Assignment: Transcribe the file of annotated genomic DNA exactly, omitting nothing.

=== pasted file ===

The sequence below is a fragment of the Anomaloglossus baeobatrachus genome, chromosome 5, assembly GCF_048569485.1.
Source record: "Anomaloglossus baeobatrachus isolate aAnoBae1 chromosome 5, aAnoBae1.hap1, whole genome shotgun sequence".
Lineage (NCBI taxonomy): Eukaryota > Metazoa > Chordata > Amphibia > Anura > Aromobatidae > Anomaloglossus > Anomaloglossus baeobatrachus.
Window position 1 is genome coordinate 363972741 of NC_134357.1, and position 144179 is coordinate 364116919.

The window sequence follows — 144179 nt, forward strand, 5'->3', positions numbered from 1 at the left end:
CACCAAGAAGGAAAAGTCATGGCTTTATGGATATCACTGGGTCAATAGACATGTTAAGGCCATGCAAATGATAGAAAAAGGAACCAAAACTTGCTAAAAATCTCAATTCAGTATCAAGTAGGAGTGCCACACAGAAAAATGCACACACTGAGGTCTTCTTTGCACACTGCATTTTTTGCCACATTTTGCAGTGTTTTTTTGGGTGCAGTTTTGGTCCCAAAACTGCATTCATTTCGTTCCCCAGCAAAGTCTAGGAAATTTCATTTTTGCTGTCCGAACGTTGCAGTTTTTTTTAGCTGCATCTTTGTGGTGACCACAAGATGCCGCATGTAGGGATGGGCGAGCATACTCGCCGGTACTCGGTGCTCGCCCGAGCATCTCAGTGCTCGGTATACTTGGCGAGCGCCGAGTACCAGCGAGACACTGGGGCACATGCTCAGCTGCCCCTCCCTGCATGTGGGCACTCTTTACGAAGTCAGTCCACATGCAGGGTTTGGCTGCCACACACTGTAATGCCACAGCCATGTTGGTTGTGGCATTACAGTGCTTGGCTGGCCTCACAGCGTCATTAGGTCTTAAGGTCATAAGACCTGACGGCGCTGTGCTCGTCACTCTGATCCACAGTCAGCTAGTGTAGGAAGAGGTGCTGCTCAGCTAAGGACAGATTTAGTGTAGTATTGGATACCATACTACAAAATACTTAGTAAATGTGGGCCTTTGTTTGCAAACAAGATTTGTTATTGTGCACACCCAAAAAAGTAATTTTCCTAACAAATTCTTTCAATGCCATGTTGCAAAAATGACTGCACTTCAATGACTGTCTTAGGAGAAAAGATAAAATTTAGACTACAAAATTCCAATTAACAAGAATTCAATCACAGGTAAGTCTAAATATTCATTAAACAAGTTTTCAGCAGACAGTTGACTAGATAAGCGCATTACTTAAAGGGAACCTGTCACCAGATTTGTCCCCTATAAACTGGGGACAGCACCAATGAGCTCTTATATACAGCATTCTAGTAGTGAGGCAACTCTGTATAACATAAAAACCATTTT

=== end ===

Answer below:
The sequence below is a fragment of the Anomaloglossus baeobatrachus genome, chromosome 5, assembly GCF_048569485.1.
Source record: "Anomaloglossus baeobatrachus isolate aAnoBae1 chromosome 5, aAnoBae1.hap1, whole genome shotgun sequence".
Lineage (NCBI taxonomy): Eukaryota > Metazoa > Chordata > Amphibia > Anura > Aromobatidae > Anomaloglossus > Anomaloglossus baeobatrachus.
Window position 1 is genome coordinate 363972741 of NC_134357.1, and position 144179 is coordinate 364116919.

The window sequence follows — 144179 nt, forward strand, 5'->3', positions numbered from 1 at the left end:
CACCAAGAAGGAAAAGTCATGGCTTTATGGATATCACTGGGTCAATAGACATGTTAAGGCCATGCAAATGATAGAAAAAGGAACCAAAACTTGCTAAAAATCTCAATTCAGTATCAAGTAGGAGTGCCACACAGAAAAATGCACACACTGAGGTCTTCTTTGCACACTGCATTTTTTGCCACATTTTGCAGTGTTTTTTTGGGTGCAGTTTTGGTCCCAAAACTGCATTCATTTCGTTCCCCAGCAAAGTCTAGGAAATTTCATTTTTGCTGTCCGAACGTTGCAGTTTTTTTTAGCTGCATCTTTGTGGTGACCACAAGATGCCGCATGTAGGGATGGGCGAGCATACTCGCCGGTACTCGGTGCTCGCCCGAGCATCTCAGTGCTCGGTATACTTGGCGAGCGCCGAGTACCAGCGAGACACTGGGGCACATGCTCAGCTGCCCCTCCCTGCATGTGGGCACTCTTTACGAAGTCAGTCCACATGCAGGGTTTGGCTGCCACACACTGTAATGCCACAGCCATGTTGGTTGTGGCATTACAGTGCTTGGCTGGCCTCACAGCGTCATTAGGTCTTAAGGTCATAAGACCTGACGGCGCTGTGCTCGTCACTCTGATCCACAGTCAGCTAGTGTAGGAAGAGGTGCTGCTCAGCTAAGGACAGATTTAGTGTAGTATTGGATACCATACTACAAAATACTTAGTAAATGTGGGCCTTTGTTTGCAAACAAGATTTGTTATTGTGCACACCCAAAAAAGTAATTTTCCTAACAAATTCTTTCAATGCCATGTTGCAAAAATGACTGCACTTCAATGACTGTCTTAGGAGAAAAGATAAAATTTAGACTACAAAATTCCAATTAACAAGAATTCAATCACAGGTAAGTCTAAATATTCATTAAACAAGTTTTCAGCAGACAGTTGACTAGATAAGCGCATTACTTAAAGGGAACCTGTCACCAGATTTGTCCCCTATAAACTGGGGACAGCACCAATGAGCTCTTATATACAGCATTCTAGTAGTGAGGCAACTCTGTATAACATAAAAACCATTTT